115                being changed is a MACHINE account. Currently this is used
116                when Samba is being used as an NT Primary Domain Controller.</p><p>This option is only available when running smbpasswd as root.
117                </p></dd><dt><span class="term">-U username</span></dt><dd><p>This option may only be used in conjunction
118                with the <em class="parameter"><code>-r</code></em> option. When changing
119                a password on a remote machine it allows the user to specify
120                the user name on that machine whose password will be changed. It
121                is present to allow users who have different user names on
122                different systems to change these passwords. </p></dd><dt><span class="term">-h</span></dt><dd><p>This option prints the help string for <span><strong class="command">
123                smbpasswd</strong></span>, selecting the correct one for running as root
124                or as an ordinary user. </p></dd><dt><span class="term">-s</span></dt><dd><p>This option causes smbpasswd to be silent (i.e.
125                not issue prompts) and to read its old and new passwords from
126                standard  input, rather than from <code class="filename">/dev/tty</code>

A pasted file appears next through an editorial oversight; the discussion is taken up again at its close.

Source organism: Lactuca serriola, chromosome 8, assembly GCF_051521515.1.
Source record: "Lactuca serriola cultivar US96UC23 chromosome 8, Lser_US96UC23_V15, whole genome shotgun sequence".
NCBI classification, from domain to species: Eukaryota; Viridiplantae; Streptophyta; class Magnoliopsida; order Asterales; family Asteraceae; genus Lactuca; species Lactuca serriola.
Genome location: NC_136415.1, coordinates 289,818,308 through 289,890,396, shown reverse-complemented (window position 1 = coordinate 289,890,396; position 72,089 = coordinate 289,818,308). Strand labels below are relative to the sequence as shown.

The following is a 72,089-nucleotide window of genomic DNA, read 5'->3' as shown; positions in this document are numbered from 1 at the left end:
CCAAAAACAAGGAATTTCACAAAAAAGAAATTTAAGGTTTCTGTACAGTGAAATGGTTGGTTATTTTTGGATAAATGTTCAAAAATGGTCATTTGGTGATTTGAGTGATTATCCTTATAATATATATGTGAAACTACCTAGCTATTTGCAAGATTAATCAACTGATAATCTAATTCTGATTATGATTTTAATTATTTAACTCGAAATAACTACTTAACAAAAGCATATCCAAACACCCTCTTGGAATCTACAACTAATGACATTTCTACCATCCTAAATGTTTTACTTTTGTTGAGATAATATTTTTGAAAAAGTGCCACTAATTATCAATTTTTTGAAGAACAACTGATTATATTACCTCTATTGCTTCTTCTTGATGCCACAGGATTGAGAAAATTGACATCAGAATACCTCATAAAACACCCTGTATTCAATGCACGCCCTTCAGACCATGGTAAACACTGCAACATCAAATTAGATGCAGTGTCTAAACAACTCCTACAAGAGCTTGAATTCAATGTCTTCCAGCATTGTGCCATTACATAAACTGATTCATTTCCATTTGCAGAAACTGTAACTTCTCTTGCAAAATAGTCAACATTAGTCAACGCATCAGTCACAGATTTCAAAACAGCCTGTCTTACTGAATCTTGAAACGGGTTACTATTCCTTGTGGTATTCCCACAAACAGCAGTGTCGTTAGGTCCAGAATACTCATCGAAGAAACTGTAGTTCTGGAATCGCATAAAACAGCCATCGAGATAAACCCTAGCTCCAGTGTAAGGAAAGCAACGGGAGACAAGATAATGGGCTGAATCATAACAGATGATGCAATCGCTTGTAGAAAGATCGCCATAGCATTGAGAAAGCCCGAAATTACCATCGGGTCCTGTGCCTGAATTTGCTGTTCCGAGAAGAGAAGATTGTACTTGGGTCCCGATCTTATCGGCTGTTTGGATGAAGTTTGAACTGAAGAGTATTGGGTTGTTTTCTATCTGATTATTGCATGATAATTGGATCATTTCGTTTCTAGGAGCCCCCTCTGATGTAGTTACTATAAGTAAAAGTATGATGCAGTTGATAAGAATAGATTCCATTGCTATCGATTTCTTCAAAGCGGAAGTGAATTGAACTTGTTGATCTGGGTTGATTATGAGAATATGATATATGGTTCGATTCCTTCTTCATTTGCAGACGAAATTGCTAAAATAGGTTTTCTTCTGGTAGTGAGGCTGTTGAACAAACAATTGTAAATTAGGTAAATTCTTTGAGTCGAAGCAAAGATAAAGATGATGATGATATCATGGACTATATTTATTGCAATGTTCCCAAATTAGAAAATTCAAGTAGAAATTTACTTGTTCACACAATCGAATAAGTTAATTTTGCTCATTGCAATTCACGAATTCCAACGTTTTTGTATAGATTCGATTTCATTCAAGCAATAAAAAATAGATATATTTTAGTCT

127                (like the <span><strong class="command">passwd(1)</strong></span> program does). This option
128                is to aid people writing scripts to drive smbpasswd</p></dd><dt><span class="term">-w password</span></dt><dd><p>This parameter is only available if Samba
129                has been compiled with LDAP support. The <em class="parameter"><code>-w</code></em> 
130                switch is used to specify the password to be used with the
131                <a class="indexterm" name="id272025"></a>ldap admin dn.  Note that the password is stored in
132                the <code class="filename">secrets.tdb</code> and is keyed off
133                of the admin's DN.  This means that if the value of <em class="parameter"><code>ldap
134                admin dn</code></em> ever changes, the password will need to be
135                manually updated as well.
136                </p></dd><dt><span class="term">-W</span></dt><dd><p><span><strong class="command">NOTE: </strong></span> This option is same as "-w"
137                except that the password should be entered using stdin.
138                </p><p>This parameter is only available if Samba
139                has been compiled with LDAP support. The <em class="parameter"><code>-W</code></em>
140                switch is used to specify the password to be used with the
141                <a class="indexterm" name="id272073"></a>ldap admin dn.  Note that the password is stored in
142                the <code class="filename">secrets.tdb</code> and is keyed off
143                of the admin's DN.  This means that if the value of <em class="parameter"><code>ldap
144                admin dn</code></em> ever changes, the password will need to be
145                manually updated as well.
146                </p></dd><dt><span class="term">-i</span></dt><dd><p>This option tells smbpasswd that the account